With the White House and White House leadership less than two weeks away from expiring on the country’s debt default, anxiety is growing about the potential impact on federal programs like Medicaid and the beneficiaries who depend on it.
Among the sticking points is speaker Kevin McCarthy’s (R-Calif.) push for work requirements to be added to federal assistance programs such as Medicaid and the Supplemental Nutrition Assistance Program.
McCarthy told reporters before a meeting with President Biden on Tuesday that adding the job requirements was a “red line” for him, while House Minority Leader Hakeem Jeffries (DN.Y.) called the proposal a “not started”.
Health policy experts say a default would spell disaster for federal programs, though some think the government could avoid impacting beneficiaries for some time beyond the June 1 “X date” for the hike. of the debt ceiling.
More debt ceiling coverage from The Hill:
If a default occurs, the federal government will likely prioritize paying bondholders to avoid a technical default. It’s unclear where Medicare, Medicaid and Social Security would fit on the priority list: Policy pundits aren’t even sure the Treasury Department has the ability to prioritize payments in any specific order.
“Social Security and health care are the largest sources of federal spending and, in most scenarios, will suffer,” said Katherine Hempstead, senior policy adviser at the Robert Wood Johnson Foundation. “Medicare is the financial backbone of our healthcare system, so the consequences for hospitals and healthcare professionals will be profound.”
The United States has never in its history defaulted on its debt, and there is no record of late payments to federal health care programs.
“Even nearing default could hurt the economy, as we saw in 2011,” a spokesman for the Centers for Medicare & Medicaid Services (CMS) told The Hill.
The debt ceiling standoff in 2011 resulted in the US hitting its debt ceiling, stock prices plummeting, and the country’s credit rating was downgraded for the first time in history. There are fears that this fight could be even worse.
“While the precise impact on CMS’s programs depends on many uncertain factors, it is clear that if the federal government is prevented from delivering on its promises, there would be significant consequences for the Medicaid, Medicare and Affordable Care Act Marketplaces,” CMS added.
In traditional Medicare, CMS reimburses providers directly for services. In the absence of available funding, providers should prepare for reimbursements to stop coming, but there may be some buffer before that happens.
The slow pace at which Medicare bills are being paid could help providers in the wake of a default, according to Joseph Antos, a senior fellow at the American Enterprise Institute.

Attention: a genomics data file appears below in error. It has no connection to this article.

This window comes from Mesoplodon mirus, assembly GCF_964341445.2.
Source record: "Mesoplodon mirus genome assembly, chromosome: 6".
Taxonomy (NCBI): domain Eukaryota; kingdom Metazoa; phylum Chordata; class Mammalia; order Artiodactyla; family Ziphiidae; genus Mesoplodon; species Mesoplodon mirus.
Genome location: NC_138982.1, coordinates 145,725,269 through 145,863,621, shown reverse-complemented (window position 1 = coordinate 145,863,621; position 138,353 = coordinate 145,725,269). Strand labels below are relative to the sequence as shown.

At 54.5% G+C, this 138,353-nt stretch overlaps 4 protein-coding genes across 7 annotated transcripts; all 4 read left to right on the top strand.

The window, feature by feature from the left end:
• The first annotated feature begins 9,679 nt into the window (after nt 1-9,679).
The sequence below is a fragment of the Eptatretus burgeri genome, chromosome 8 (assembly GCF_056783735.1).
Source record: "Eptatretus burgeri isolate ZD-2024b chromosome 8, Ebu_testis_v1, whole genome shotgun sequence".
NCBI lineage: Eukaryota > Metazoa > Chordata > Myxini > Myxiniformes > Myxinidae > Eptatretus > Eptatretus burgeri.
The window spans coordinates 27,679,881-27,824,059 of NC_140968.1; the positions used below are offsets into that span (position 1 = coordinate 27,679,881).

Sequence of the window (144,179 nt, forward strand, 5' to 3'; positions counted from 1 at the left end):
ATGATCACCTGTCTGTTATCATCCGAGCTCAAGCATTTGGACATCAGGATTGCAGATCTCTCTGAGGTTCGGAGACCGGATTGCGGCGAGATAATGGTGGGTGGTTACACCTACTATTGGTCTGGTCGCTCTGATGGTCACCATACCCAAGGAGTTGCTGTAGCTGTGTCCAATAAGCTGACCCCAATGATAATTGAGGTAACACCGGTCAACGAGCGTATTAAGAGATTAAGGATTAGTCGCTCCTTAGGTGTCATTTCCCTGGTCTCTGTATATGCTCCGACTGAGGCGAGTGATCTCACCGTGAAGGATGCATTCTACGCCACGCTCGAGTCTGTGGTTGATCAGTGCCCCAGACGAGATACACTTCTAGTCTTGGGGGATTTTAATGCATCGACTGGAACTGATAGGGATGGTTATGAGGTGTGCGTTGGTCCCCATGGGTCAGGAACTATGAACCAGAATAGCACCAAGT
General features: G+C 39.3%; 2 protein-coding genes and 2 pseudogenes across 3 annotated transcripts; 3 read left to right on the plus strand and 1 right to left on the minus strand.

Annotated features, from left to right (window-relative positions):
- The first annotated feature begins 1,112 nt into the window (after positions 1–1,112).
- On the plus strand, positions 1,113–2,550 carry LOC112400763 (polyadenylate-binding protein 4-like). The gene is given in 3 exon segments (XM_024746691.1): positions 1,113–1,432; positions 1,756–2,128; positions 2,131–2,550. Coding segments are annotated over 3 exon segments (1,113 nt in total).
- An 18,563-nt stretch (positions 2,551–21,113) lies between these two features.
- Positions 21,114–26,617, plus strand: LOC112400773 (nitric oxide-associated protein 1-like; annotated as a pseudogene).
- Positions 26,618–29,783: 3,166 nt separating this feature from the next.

“For at least a month, maybe two months, hospitals and doctors’ offices and other providers would continue to receive payments from the Medicare program, but for services they potentially provided months ago,” Antos said.
And a 1996 amendment to the Social Security Act could provide temporary relief if the default persists for a few months. The law states that federal trust funds cannot be cashed for any purpose except “paying for benefits,” such as Social Security and Medicare. The Social Security Administration’s most recent report said the trust has $2.83 trillion in reserves.
“Theoretically, the Treasury Department could release very large amounts of money, which would then have to be used to pay federal bills,” Antos said. “This includes Medicare payments to medical providers. It also includes Social Security but also includes payments for defense contracts and custodian’s [Department of Health and Human Services] building. Basically all of those would get paid, pretty much in the order they arrive.
Antos estimates that if a default were to occur, it would be only a matter of weeks before lawmakers were intimidated into reaching a deal, and he believes federal health care programs could survive for a few weeks.
However, others believe the urgency of the situation is not fully apparent to those on Capitol Hill.
“The situation this year looks more serious in that, you know, one side of the discussion — namely House Republicans — seem to be less concerned about the prospect of default than they should be,” said Paul Van de Water, a senior fellow at the Center on Budget and Policy Priorities and a former Congressional Budget Office staffer.
“McCarthy said he doesn’t want the government to default, that he recognizes the serious negative impacts it would have, but it’s unclear whether all Republican caucuses feel the same way.”
McCarthy said House Republicans have already passed their debt limit package and it was up to the Biden administration to respond. He emerged from Tuesday’s talks saying the “structure” of the talks has improved.
But he added: “I am no longer optimistic. Only 15 days left and you’re looking to raise your debt ceiling.
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